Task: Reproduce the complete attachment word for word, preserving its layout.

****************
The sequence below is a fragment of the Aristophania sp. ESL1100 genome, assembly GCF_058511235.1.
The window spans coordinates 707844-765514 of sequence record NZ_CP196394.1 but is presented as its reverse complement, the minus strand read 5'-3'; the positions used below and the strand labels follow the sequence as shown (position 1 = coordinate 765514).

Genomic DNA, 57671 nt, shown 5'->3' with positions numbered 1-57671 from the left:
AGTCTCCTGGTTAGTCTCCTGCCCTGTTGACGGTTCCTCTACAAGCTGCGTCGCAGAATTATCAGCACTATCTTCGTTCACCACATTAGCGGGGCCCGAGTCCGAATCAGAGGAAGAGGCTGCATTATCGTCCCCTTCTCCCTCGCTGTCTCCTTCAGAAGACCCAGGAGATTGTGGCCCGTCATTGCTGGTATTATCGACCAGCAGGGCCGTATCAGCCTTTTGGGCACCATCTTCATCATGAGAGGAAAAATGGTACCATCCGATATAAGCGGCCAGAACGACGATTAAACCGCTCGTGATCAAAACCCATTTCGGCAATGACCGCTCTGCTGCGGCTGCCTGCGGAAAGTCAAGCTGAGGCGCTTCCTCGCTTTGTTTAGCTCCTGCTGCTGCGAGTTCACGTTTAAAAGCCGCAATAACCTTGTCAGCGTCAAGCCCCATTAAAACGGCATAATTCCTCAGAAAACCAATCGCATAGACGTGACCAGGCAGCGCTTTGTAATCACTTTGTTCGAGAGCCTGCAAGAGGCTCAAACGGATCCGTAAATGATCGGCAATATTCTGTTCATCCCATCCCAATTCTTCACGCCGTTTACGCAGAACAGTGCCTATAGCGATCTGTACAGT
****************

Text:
The sequence below is a fragment of the Aristophania sp. ESL1100 genome, assembly GCF_058511235.1.
The window spans coordinates 707844-765514 of sequence record NZ_CP196394.1 but is presented as its reverse complement, the minus strand read 5'-3'; the positions used below and the strand labels follow the sequence as shown (position 1 = coordinate 765514).

Genomic DNA, 57671 nt, shown 5'->3' with positions numbered 1-57671 from the left:
AGTCTCCTGGTTAGTCTCCTGCCCTGTTGACGGTTCCTCTACAAGCTGCGTCGCAGAATTATCAGCACTATCTTCGTTCACCACATTAGCGGGGCCCGAGTCCGAATCAGAGGAAGAGGCTGCATTATCGTCCCCTTCTCCCTCGCTGTCTCCTTCAGAAGACCCAGGAGATTGTGGCCCGTCATTGCTGGTATTATCGACCAGCAGGGCCGTATCAGCCTTTTGGGCACCATCTTCATCATGAGAGGAAAAATGGTACCATCCGATATAAGCGGCCAGAACGACGATTAAACCGCTCGTGATCAAAACCCATTTCGGCAATGACCGCTCTGCTGCGGCTGCCTGCGGAAAGTCAAGCTGAGGCGCTTCCTCGCTTTGTTTAGCTCCTGCTGCTGCGAGTTCACGTTTAAAAGCCGCAATAACCTTGTCAGCGTCAAGCCCCATTAAAACGGCATAATTCCTCAGAAAACCAATCGCATAGACGTGACCAGGCAGCGCTTTGTAATCACTTTGTTCGAGAGCCTGCAAGAGGCTCAAACGGATCCGTAAATGATCGGCAATATTCTGTTCATCCCATCCCAATTCTTCACGCCGTTTACGCAGAACAGTGCCTATAGCGATCTGTACAGT